Starting Your NDIS Application

Man with short bleached hair and a check shirt sitting in front of a dressing table mirror.

 “When you’re applying and collecting all the documents, make sure you put everything. If you think it’s too much, don’t! The more you put, the easier it is for them to assess you. I wrote a four page personal account about how disability affects me daily, because the NDIS people aren’t necessarily medical professionals… this will help them understand” – Anthony (he/them/she), lives with Tourette’s


What you need to know

  • An application to receive NDIS supports is known as an access request.
  • Before you can receive support from the NDIS, you need to lodge a formal application and be approved by the NDIA.
  • This process can seem lengthy and complicated, but there are ways to get through it.
  • Much of the language used in the next section reflects the language used on the NDIS application form. You might find some of this language confronting. If this raises any issues for you, you can

There are several ways to make an Access Request:

  • You can make an Access Request by calling 1800 800 110

Alternatively, you can download an Access Request Form here and return the completed form  by email to NAT@ndis.gov.au, or by post to GPO Box 700, Canberra, ACT 2601


Applying for the NDIS

Information for trans & gender diverse people

Trans and gender diverse people may have concerns that the NDIS will not respect your name, pronouns or gender identity. You may have experienced this discrimination before.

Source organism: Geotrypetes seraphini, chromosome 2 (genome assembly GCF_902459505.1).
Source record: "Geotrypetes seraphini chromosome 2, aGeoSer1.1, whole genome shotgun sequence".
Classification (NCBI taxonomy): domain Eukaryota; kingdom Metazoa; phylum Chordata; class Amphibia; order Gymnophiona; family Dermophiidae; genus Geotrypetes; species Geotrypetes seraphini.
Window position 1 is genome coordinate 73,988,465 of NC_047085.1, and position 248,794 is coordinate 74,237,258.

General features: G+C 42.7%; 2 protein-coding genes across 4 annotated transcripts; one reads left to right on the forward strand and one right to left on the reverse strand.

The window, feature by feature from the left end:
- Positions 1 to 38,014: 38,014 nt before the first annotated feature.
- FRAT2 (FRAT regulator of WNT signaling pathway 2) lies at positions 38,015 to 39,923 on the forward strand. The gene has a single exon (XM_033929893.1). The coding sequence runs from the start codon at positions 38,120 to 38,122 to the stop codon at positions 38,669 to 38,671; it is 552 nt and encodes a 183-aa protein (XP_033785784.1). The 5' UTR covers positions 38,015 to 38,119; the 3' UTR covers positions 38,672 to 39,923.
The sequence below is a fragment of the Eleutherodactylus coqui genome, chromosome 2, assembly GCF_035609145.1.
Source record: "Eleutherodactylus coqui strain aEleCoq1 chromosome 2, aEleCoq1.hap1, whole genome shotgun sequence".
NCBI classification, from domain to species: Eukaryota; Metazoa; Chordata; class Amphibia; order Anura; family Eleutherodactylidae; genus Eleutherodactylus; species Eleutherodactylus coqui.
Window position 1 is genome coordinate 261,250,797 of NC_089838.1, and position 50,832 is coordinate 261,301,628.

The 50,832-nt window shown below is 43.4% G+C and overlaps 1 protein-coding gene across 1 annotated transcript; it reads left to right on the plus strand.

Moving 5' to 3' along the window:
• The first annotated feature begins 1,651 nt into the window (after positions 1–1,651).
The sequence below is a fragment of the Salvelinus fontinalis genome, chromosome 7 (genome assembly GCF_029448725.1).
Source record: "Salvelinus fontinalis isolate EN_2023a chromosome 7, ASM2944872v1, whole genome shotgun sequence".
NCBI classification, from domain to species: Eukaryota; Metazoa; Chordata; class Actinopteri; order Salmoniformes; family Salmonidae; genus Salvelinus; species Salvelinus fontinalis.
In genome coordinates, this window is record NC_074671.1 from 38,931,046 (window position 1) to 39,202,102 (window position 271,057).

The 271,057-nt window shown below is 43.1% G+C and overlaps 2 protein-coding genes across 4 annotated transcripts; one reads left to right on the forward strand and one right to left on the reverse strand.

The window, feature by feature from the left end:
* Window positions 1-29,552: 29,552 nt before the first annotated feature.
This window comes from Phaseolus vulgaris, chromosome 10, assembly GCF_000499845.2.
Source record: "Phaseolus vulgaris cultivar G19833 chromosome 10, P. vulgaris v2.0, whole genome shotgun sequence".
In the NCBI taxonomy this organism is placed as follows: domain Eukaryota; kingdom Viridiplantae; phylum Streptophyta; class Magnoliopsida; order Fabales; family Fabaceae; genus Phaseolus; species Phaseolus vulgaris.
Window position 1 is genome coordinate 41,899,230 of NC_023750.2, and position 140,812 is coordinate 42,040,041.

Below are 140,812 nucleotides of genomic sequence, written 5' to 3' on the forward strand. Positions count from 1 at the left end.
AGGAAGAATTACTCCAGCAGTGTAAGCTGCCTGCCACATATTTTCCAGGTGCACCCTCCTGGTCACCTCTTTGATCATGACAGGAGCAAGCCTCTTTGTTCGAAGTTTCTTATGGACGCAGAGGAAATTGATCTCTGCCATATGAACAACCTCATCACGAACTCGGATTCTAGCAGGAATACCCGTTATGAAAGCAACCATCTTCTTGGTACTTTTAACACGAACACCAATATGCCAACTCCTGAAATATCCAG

The NDIS requires you to provide your name and gender as shown on your legal documents such as your driver’s licence and Medicare card.

If you legally change your name and gender, you won’t be able to change your details with the NDIS online – you will need to contact the NDIA by phone.

You can find more information on legally affirming your gender, and a range of other resources for transgender people, at Transhub.

What to expect on the NDIS Access Request Form:

You will need to provide:

  • Your details – name, date of birth, address, gender, country of origin, language spoken at home, any Aboriginal and/or Torres Strait Islander origin, whether you are an Australian citizen or visa category if you don’t have citizenship.
  • You will need to sign a privacy disclaimer and consent to release your information on the access request form.
  • Contact details for how you would like the NDIA to contact you.
  • Parental consent (if you are under 18).
  • Information about your carers and family members (if applicable).
  • They will ask you to describe your ‘primary disability’. You may have multiple conditions and impairments that have a disabling effect, but the NDIS wants to know ‘what is your primary disability’ – the condition and/or impairment that has the most impact on your life – and then any secondary disability You will need to tell the NDIS whether you acquired your disability as a result of an injury and if so, whether you received compensation for that injury.
  • You will need to provide supporting documentation to verify the nature of your disability and the impact they have on your daily life. This may include any diagnostic or assessment reports, or having a medical or allied health professional complete this information on the form.